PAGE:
In this interview I talk to Pam all about her huge record collection, music and her following on Instagram.
Why did you decide to start a vinyl themed Instagram?
I was previously on Facebook and got sick of that platform for various reasons that I won’t go into, and then started an Instagram account. I was posting pictures of records on Facebook and would get a handful of sympathy likes from friends and family. When I started posting records on Instagram in 2017, I was surprised to find that there were others doing the same and I found my way into the vinyl community.
How long have you been collecting records and how many do you have in your collection?
I’m in my early 50s. There were record collectors when I was growing up, but for most people back then it was just how one listened to music. So, I can say that I started accumulating records when I was around 7 years old. That’s around the age that I started liking the Beatles, Creedence Clearwater Revival, and the Monkees. I think it transformed from “accumulating” to “collecting” somewhere in the early 2000s, after I got a steady job and settled down in one place long enough to stop thinking about what a pain it would be to move all this stuff. As for how many I have, around 6,000 records.
You have about as many followers as your record collection, how are you finding it all?
How am I finding records? There are a few different sources. I got about 100 of them from my mom. Back in the mid-1950s and early ’60s, she was really into jazz and blues and, being the kind of person she is, she was fastidious about her records. She kept them in pristine condition. I inherited another hundred or so from my dad, and those are mostly classic country records. I also have around 30 of my grandmother’s 78rpm records – mostly Hawaiian music like Alfred Apaka and Genoa Keawe. Beyond that, it’s all stuff that I’ve gathered over time from record stores, thrift shops, garage sales, and online.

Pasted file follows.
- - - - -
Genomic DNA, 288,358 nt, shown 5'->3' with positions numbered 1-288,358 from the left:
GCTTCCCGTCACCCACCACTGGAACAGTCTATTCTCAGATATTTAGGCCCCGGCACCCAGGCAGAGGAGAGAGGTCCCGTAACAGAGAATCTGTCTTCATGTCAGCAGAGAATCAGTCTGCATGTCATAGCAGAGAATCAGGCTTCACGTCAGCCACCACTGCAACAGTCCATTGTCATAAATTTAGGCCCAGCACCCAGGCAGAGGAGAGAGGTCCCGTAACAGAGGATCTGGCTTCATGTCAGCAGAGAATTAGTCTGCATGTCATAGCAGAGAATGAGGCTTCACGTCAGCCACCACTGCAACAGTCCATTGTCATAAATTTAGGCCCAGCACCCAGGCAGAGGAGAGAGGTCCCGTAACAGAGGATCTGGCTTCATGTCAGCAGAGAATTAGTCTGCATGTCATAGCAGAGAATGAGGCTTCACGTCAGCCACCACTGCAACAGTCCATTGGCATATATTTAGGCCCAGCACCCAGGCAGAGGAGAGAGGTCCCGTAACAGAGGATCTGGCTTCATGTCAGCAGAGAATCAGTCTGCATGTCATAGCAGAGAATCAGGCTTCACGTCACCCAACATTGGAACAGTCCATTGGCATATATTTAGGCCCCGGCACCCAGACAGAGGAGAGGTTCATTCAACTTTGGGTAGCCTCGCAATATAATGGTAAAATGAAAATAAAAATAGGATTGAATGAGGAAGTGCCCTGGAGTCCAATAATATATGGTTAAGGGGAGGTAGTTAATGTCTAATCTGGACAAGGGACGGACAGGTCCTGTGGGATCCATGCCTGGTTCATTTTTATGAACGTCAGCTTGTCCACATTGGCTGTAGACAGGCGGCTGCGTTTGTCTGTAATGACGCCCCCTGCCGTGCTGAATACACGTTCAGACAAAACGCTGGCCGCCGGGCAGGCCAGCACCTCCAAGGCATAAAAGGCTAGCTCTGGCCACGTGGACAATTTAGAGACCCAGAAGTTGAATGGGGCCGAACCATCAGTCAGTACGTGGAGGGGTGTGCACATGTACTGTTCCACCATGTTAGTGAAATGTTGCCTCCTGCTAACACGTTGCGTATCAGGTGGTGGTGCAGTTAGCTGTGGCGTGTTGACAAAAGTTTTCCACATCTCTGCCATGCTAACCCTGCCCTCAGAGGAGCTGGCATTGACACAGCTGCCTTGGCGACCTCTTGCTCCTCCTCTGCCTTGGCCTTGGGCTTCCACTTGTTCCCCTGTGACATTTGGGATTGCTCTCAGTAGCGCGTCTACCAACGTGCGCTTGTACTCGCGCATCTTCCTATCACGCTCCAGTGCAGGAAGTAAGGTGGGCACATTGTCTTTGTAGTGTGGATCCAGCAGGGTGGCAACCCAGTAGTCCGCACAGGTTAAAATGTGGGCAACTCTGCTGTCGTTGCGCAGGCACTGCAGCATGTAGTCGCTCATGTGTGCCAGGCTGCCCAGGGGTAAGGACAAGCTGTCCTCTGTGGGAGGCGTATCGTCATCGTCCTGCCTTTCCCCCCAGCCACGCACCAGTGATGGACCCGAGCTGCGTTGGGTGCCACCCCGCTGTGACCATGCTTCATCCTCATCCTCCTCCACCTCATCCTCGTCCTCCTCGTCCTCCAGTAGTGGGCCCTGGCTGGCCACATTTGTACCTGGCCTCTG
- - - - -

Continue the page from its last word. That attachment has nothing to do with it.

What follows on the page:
As for the followers, I don’t know why people follow my account. I certainly haven’t bought them or anything like that. It has happened over four years, so I think that new Instagram users have to remember that it takes some time for most accounts to grow.
What’s your vinyl holy graill?
It would have to be a first state Beatles butcher cover. I’m pretty sure that will never happen, but one can dream.
Who’s in your top five of favourite bands?
There are four who are always in the top – The Beatles, Bruce Springsteen, Allen Toussaint, and Philip Glass. Beyond those, it changes from time to time. Right now I’m really interested in Django Reinhardt.
If you could have dinner with any musician from any time who would it be and why?
At first I was tempted to say “Paul McCartney” for the simple reason that his music, both in the Beatles and solo, has impacted both me and modern pop music to such a vast extent. But then I started thinking that I already know a lot about him from books and whatnot. The poor man is asked the same questions repeatedly. So, instead I’ll choose Allen Toussaint because I would love to have talked to him about what New Orleans was like when he was growing up, the other musical giants that he knew like Professor Longhair and Fats Domino, what were some of the things that went down at Cosimo Matassa’s studio, what he thought about the evolution of popular music over his lifetime – stuff like that. Plus he seemed like a real gentleman.
Any recommendations on movies, tv shows or music?
Akira Kurosawa is my favorite movie director, so I recommend his films like “Throne of Blood” and “Seven Samurai.” I don’t watch regular television but I recently watched the Fran Lebowitz series on Netflix, which was excellent. As for music, and really for movies and television as well, people’s tastes are so varied that I hesitate to recommend anything specific. My best advice is to be open-minded about the kind of music you listen to and if you do that, you’ll probably find a few gems that you wouldn’t have discovered otherwise.